Gold has always been the primary standard by which we measure value, thanks to its continued demand as a currency, store of value and speculative asset. However, Bitcoin — often likened to “digital gold” — is causing investors to question gold’s dominance.
A New Challenger Emerges
Bitcoin’s first true challenge for gold’s throne came when the dominant cryptocurrency surged from under $1,000 to roughly $20,000 in 2017. At the same time, the price of gold was stagnating around $1,200 per ounce — causing almost everybody involved in finance and investing to take note.
Pete Thomas, senior vice president of Zaner Precious Metals, was one such professional who noticed Bitcoin’s effect on the sale of gold, telling CNBC that some of his regular customers were choosing bitcoin over the yellow rock — a phenomenon which his colleagues and competitors were also experiencing.
Thomas explained that one of his long-time clients, a major global coin dealer, also witnessed a change in the tides:
He told us that 20 percent of his business was now crypto. People were going to a gold broker and swapping crypto out or swapping gold to buy crypto with him. He’s a real numbers guy and really reliable.
Not Having It
Not everyone is convinced that Bitcoin will dethrone gold, of course.
Joe Foster, portfolio manager and strategist for the gold and precious metals strategy at VanEck, which offers the VanEck Vectors Gold Miner ETF (GDX) and the VanEck Vectors Junior Gold Miners ETF (GDXJ), does not believe that investors were actually trading gold and bitcoin during last year’s bull run. He told CNBC:
There was no trading data cited. I never even saw an interview of anybody saying that I sold my gold to buy bitcoin. To me, it was all just rampant speculation that because bitcoin is going up and gold has more or less been trending sideways, people must be going out of gold and buying bitcoin.
Foster also claims that substituting gold for bitcoin would be simply ludicrous, explaining:
For centuries, gold has been a safe haven store of wealth. In today’s economy, gold is used as a hedge against systemic financial risk. And I don’t see how anybody in their right mind would think bitcoin is any kind of a hedge against financial risk given the volatility, given the fact it’s got a very short history.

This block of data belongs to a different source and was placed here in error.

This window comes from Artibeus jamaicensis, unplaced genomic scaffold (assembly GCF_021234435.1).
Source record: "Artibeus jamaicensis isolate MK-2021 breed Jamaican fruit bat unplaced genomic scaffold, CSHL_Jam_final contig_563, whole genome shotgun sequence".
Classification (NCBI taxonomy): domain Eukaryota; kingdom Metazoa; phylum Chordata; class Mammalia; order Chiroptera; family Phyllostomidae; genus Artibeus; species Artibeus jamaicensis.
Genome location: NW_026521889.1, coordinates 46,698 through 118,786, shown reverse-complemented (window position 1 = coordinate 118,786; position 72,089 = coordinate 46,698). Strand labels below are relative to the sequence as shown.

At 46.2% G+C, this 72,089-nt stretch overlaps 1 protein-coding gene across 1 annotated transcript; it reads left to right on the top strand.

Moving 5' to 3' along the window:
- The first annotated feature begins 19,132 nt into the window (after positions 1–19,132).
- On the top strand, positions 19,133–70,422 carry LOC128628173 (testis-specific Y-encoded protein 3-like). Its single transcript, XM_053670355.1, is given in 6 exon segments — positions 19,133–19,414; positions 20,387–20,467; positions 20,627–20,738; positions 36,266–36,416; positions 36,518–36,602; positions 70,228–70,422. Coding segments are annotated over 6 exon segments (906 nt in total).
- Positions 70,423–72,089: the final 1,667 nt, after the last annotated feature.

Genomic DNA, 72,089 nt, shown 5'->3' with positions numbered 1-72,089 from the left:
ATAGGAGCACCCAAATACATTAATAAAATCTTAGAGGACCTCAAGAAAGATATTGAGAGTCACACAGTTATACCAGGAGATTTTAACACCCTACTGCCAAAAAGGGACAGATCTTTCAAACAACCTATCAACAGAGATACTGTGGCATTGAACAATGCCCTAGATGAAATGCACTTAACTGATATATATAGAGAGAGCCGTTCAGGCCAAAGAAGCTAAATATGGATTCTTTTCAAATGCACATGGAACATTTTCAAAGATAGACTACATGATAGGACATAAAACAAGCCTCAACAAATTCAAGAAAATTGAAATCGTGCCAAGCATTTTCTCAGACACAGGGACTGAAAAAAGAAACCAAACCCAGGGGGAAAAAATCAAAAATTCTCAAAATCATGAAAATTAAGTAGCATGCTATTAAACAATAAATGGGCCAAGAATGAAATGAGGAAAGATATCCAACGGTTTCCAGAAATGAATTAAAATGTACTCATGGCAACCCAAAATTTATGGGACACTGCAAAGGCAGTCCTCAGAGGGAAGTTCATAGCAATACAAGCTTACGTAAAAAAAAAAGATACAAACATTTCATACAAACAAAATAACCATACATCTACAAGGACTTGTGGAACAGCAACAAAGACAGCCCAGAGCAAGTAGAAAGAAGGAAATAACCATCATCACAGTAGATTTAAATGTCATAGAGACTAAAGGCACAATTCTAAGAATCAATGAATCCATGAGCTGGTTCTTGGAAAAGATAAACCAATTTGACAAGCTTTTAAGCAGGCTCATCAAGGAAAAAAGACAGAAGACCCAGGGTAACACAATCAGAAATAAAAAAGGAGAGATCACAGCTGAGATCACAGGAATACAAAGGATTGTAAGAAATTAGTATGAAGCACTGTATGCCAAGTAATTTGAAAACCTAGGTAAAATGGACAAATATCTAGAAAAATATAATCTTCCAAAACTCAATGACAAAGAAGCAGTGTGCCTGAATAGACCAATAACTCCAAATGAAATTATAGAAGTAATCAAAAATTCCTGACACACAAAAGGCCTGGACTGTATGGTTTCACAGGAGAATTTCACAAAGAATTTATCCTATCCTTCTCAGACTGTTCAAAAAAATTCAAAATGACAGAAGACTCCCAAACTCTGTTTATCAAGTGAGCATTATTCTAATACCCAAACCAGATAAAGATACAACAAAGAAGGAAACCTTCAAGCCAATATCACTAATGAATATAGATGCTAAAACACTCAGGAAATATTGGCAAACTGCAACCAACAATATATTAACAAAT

While many debate the relationship between Bitcoin and gold, the question may revolve around whether or not we should even be comparing the two.
For example, The World Gold Council fails to see the relationship between Bitcoin and gold — perhaps rightfully so. It wrote in it’s January report:
Cryptocurrencies may become an established part of the financial system. But, in our view, gold is very different from cryptocurrencies, as gold: is less volatile, has a more liquid market, trades in an established regulatory framework, has a well understood role in an investment portfolio, [and] has little overlap with cryptocurrencies on many sources of demand and supply.
Nevertheless, not even the World Gold Council could deny Bitcoin’s undermining capabilities. Its report explained:
Monetary policy is a key central bank tool today. If people choose to transact in cryptocurrencies instead of fiat currency, it might make monetary policy less effective and undermine the tools used by the Fed and other central banks to influence the economy and prompt the government to regulate these products.
What do you think about Bitcoin’s relationship to gold? Do you think the dominant digital currency will ever be as stable a store of value as the world’s current gold-standard? Let us know in the comments below!
Images courtesy of Shutterstock, Bitcoinist archives.